Pages - with buttons

Wednesday, February 13, 2013

Theme

Theme can be a pretty tricky concept for some students to grasp. In the past, my students have frequently confused theme and main idea. I can see some similarities between the two. Many teachers often teach theme as the big, overarching idea. When I teach, I prefer to explain theme as the lesson or the big message. This time around, I really tried to emphasize that theme is generic. It does not include character names.


After introducing the concept of theme, the students and I brainstormed some common themes together. This was great practice for making sure we kept the theme generic.


Students glued a copy of the anchor chart in their notebooks. Originally their chart only included the basic definition of theme. They added the common themes as we went along.


To begin, I read aloud The Giving Tree. Once finished, we identified the theme for the story. Collectively we decided on: It is better to give than receive. We cited specific evidence from the text to support our theme. Students created a T-chart in their reader's notebooks to record this information. One side of the chart was labeled theme, and the other side was labeled evidence. Right now we are really emphasizing supporting our ideas in everything we do.



To practice finding themes in text, we used several short stories. Folktales work particularly well for analyzing theme. These types of stories generally have very powerful lessons. Highlights magazine fortunately publishes many folktales.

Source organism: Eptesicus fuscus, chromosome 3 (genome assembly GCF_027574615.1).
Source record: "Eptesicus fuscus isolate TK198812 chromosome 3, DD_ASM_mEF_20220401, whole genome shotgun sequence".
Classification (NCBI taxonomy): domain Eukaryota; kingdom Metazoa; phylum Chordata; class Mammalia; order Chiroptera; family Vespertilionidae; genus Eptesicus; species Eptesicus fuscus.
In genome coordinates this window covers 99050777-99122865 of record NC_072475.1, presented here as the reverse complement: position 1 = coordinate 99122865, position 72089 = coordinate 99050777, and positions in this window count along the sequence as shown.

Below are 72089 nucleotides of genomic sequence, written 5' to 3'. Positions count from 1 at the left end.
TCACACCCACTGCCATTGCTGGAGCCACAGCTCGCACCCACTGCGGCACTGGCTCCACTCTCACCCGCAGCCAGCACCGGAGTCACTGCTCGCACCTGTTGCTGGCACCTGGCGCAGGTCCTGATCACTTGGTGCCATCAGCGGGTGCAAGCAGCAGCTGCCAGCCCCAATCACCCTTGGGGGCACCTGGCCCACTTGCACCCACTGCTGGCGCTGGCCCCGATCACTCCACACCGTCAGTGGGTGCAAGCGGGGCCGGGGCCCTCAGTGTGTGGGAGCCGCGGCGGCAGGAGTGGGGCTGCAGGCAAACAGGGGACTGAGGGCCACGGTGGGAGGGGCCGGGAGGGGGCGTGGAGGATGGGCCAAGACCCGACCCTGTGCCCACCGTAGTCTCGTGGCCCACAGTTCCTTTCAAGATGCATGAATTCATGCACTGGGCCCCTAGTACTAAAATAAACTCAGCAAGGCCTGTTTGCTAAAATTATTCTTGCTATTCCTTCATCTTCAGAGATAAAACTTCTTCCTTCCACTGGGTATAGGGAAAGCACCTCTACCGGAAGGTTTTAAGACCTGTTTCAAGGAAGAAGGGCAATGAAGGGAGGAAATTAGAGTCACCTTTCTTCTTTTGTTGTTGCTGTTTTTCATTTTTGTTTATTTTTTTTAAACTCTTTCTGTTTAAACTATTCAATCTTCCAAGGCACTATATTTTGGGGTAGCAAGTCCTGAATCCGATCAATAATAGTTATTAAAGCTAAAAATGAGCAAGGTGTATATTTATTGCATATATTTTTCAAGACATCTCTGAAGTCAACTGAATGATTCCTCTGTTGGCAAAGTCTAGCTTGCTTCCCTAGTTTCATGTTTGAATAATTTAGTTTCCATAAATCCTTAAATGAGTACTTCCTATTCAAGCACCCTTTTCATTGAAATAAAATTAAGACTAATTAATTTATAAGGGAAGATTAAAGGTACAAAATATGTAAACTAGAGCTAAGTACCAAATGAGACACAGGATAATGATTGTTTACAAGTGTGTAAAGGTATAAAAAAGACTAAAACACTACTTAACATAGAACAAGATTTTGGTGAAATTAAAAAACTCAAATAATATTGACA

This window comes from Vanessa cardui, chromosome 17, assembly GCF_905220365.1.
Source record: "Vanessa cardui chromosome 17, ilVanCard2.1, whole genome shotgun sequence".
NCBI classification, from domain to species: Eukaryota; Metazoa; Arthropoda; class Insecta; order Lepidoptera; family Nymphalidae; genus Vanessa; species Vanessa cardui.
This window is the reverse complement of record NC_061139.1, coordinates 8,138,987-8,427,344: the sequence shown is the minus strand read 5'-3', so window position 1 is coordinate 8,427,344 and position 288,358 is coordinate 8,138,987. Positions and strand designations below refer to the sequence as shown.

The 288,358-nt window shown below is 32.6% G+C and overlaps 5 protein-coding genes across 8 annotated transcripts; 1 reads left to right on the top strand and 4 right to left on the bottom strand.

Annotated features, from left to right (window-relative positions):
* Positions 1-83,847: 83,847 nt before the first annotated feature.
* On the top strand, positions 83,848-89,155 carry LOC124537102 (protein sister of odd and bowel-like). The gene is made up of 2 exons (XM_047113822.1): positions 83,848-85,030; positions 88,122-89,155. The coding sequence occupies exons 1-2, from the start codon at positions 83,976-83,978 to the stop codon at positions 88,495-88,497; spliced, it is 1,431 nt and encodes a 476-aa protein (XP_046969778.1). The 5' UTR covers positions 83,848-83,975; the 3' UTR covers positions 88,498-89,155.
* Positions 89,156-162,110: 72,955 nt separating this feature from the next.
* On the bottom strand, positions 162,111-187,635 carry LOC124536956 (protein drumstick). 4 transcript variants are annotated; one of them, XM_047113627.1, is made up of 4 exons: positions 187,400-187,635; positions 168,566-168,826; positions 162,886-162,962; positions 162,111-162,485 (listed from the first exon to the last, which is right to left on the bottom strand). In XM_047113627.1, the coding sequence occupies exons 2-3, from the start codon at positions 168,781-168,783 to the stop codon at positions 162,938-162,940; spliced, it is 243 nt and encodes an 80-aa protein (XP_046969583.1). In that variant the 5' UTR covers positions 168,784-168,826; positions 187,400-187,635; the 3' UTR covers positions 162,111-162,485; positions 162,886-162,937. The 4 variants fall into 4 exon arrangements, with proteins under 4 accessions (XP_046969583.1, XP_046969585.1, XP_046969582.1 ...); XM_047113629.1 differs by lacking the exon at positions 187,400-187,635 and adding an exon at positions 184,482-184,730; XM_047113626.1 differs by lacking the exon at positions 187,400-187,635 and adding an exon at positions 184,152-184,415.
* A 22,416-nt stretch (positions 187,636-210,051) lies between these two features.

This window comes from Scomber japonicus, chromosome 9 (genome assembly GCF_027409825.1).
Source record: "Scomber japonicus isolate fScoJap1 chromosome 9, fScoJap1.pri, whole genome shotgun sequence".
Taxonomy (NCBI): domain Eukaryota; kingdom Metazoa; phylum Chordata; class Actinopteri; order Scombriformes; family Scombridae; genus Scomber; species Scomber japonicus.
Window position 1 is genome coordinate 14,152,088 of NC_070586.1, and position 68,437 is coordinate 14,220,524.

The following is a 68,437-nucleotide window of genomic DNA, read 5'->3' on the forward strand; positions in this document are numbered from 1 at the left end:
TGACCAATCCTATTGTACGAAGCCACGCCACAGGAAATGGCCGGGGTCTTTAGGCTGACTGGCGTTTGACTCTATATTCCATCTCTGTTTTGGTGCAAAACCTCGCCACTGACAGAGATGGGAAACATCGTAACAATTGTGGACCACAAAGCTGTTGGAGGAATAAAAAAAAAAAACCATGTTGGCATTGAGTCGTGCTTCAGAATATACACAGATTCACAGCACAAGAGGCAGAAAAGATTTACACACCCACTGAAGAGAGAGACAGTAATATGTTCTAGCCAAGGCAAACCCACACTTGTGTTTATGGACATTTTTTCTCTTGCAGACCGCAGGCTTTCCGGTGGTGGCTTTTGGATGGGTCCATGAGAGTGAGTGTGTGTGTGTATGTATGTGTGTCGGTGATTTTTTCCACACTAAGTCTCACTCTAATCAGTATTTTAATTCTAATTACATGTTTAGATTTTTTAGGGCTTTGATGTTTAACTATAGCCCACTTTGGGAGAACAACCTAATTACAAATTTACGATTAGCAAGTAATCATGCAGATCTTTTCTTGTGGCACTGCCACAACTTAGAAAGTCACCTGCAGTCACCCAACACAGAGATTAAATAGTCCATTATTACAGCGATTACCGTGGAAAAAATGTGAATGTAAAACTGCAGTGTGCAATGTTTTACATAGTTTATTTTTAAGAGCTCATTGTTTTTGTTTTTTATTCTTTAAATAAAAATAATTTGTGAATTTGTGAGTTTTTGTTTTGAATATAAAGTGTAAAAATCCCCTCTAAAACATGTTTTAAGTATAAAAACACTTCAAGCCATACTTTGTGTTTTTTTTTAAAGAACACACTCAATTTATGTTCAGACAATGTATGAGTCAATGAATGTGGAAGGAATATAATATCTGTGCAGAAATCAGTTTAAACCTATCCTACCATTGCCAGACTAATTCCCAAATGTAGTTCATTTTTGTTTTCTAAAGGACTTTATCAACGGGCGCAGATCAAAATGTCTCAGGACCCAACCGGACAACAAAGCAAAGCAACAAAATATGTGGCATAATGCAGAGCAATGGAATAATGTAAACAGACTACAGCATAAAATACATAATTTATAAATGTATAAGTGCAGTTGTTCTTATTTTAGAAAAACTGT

For this lesson, I chose the folktales Dear as Salt and Papa's New Pants. In Dear as Salt, a father learns that sometimes the simplest gifts are the most precious when his daughter shows him how awful food tastes without salt. With Papa's New Pants, a family learns that it is better to work together when they ruin Papa's new pants. Students continued to record these themes and their supporting evidence in their reader's notebooks.  


I really enjoy working with short stories. I find that it gives students more time to explore a variety of texts. For this lesson, it allowed students to see a greater range of themes. Don't get me wrong though, I still use plenty of books! Do you find theme challenging for your students?



6 comments:

  1. Theme and main idea are definitely two things my kids struggle with. I love using fables and folktales to teach them, though, since they are most often stories they can relate to. I really like the idea of using highlights magazine.

    ReplyDelete
  2. Hi Amy, thank you for this thoughtful post! I really enjoyed reading it. Theme is something that kids tend to struggle with. I like how you really took the time to provide them with plenty of opportunities to practice! I am a new follower! Best of luck with your blog - it looks great! :)
    Tracey
    Share Your Blog in the Teaching Blog Circle
    The Teacher’s Chair

    ReplyDelete
    Replies
    1. Thank you for your kind words! I am glad you enjoyed the post.

      Delete
  3. I so agree that a lot of students struggle with theme. That is great that you have your students prove their thinking with evidence from the story!
    Lori
    Conversations in Literacy

    ReplyDelete
  4. Wow, what a great post. I love everything about this lesson. I am totally saving this and trying it out in my classroom. Thanks!

    ReplyDelete

Thank you for the comment! I love hearing what you think!

Related Posts Plugin for WordPress, Blogger...
Pin It button on image hover